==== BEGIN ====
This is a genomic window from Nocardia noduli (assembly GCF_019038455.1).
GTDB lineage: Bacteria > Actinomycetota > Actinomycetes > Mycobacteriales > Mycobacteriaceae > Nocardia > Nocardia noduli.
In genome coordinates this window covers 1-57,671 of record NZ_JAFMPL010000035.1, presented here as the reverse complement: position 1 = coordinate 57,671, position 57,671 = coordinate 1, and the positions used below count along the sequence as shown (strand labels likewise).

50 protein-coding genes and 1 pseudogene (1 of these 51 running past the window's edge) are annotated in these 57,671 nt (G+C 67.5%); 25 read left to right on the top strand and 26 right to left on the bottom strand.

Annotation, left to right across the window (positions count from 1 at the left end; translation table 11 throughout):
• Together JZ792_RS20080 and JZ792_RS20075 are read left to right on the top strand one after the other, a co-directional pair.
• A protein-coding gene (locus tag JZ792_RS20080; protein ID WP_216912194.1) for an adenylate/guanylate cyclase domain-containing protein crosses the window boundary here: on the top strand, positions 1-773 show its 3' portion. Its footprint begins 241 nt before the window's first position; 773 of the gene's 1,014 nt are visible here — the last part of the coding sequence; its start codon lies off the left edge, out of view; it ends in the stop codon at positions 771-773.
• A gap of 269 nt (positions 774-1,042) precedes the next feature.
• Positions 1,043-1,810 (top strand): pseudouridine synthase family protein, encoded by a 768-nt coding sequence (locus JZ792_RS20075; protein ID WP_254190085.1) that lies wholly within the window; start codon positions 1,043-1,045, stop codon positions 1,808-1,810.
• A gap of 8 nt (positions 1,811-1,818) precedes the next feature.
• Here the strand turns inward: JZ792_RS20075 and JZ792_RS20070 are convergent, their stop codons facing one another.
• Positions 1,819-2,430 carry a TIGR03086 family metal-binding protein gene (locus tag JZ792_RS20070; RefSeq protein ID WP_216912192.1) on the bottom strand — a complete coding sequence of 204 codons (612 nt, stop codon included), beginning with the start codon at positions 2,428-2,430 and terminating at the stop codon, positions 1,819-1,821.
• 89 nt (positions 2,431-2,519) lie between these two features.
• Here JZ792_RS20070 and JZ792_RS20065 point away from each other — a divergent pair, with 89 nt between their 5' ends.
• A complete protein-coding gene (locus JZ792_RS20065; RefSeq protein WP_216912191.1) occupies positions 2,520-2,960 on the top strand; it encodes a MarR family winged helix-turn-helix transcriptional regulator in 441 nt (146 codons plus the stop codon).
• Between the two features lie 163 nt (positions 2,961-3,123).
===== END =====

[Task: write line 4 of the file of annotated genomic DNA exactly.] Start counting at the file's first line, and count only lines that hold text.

50 protein-coding genes and 1 pseudogene (1 of these 51 running past the window's edge) are annotated in these 57,671 nt (G+C 67.5%); 25 read left to right on the top strand and 26 right to left on the bottom strand.